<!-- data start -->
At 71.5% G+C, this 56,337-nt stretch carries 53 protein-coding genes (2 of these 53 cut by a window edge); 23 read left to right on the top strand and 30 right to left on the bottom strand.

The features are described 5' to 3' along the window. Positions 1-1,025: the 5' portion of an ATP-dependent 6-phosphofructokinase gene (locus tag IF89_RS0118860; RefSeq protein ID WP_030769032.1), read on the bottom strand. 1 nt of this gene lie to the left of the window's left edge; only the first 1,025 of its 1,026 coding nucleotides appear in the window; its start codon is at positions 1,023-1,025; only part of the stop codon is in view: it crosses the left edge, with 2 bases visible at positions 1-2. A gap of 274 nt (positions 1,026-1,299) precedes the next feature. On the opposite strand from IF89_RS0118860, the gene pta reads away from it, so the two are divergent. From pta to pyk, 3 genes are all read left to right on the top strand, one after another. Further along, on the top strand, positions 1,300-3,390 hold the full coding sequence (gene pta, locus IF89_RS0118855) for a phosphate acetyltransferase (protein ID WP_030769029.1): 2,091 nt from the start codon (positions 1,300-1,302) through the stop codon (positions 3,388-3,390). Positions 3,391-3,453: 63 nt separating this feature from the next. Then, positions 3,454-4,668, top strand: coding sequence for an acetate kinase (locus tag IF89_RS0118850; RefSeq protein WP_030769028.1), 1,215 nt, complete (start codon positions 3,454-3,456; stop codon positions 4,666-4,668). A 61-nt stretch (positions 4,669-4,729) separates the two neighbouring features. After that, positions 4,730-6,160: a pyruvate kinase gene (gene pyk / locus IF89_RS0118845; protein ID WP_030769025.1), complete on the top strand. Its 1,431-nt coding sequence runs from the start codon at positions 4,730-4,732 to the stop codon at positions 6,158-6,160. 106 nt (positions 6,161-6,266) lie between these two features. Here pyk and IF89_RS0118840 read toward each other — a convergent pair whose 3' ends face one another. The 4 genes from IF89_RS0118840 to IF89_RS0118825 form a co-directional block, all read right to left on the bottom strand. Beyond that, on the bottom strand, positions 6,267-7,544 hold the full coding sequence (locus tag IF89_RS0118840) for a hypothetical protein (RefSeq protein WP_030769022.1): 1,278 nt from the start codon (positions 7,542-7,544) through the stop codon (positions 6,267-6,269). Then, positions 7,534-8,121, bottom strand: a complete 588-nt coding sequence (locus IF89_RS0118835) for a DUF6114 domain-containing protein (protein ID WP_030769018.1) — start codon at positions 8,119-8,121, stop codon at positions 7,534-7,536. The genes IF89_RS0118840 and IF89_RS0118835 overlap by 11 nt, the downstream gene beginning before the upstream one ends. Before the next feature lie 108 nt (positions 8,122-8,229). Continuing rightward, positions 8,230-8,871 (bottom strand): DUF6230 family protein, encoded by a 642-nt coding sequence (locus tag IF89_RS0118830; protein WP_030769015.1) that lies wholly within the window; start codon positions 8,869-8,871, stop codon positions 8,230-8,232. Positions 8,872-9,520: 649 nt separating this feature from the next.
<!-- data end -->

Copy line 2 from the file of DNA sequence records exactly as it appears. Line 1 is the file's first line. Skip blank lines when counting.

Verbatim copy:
The features are described 5' to 3' along the window. Positions 1-1,025: the 5' portion of an ATP-dependent 6-phosphofructokinase gene (locus tag IF89_RS0118860; RefSeq protein ID WP_030769032.1), read on the bottom strand. 1 nt of this gene lie to the left of the window's left edge; only the first 1,025 of its 1,026 coding nucleotides appear in the window; its start codon is at positions 1,023-1,025; only part of the stop codon is in view: it crosses the left edge, with 2 bases visible at positions 1-2. A gap of 274 nt (positions 1,026-1,299) precedes the next feature. On the opposite strand from IF89_RS0118860, the gene pta reads away from it, so the two are divergent. From pta to pyk, 3 genes are all read left to right on the top strand, one after another. Further along, on the top strand, positions 1,300-3,390 hold the full coding sequence (gene pta, locus IF89_RS0118855) for a phosphate acetyltransferase (protein ID WP_030769029.1): 2,091 nt from the start codon (positions 1,300-1,302) through the stop codon (positions 3,388-3,390). Positions 3,391-3,453: 63 nt separating this feature from the next. Then, positions 3,454-4,668, top strand: coding sequence for an acetate kinase (locus tag IF89_RS0118850; RefSeq protein WP_030769028.1), 1,215 nt, complete (start codon positions 3,454-3,456; stop codon positions 4,666-4,668). A 61-nt stretch (positions 4,669-4,729) separates the two neighbouring features. After that, positions 4,730-6,160: a pyruvate kinase gene (gene pyk / locus IF89_RS0118845; protein ID WP_030769025.1), complete on the top strand. Its 1,431-nt coding sequence runs from the start codon at positions 4,730-4,732 to the stop codon at positions 6,158-6,160. 106 nt (positions 6,161-6,266) lie between these two features. Here pyk and IF89_RS0118840 read toward each other — a convergent pair whose 3' ends face one another. The 4 genes from IF89_RS0118840 to IF89_RS0118825 form a co-directional block, all read right to left on the bottom strand. Beyond that, on the bottom strand, positions 6,267-7,544 hold the full coding sequence (locus tag IF89_RS0118840) for a hypothetical protein (RefSeq protein WP_030769022.1): 1,278 nt from the start codon (positions 7,542-7,544) through the stop codon (positions 6,267-6,269). Then, positions 7,534-8,121, bottom strand: a complete 588-nt coding sequence (locus IF89_RS0118835) for a DUF6114 domain-containing protein (protein ID WP_030769018.1) — start codon at positions 8,119-8,121, stop codon at positions 7,534-7,536. The genes IF89_RS0118840 and IF89_RS0118835 overlap by 11 nt, the downstream gene beginning before the upstream one ends. Before the next feature lie 108 nt (positions 8,122-8,229). Continuing rightward, positions 8,230-8,871 (bottom strand): DUF6230 family protein, encoded by a 642-nt coding sequence (locus tag IF89_RS0118830; protein WP_030769015.1) that lies wholly within the window; start codon positions 8,869-8,871, stop codon positions 8,230-8,232. Positions 8,872-9,520: 649 nt separating this feature from the next.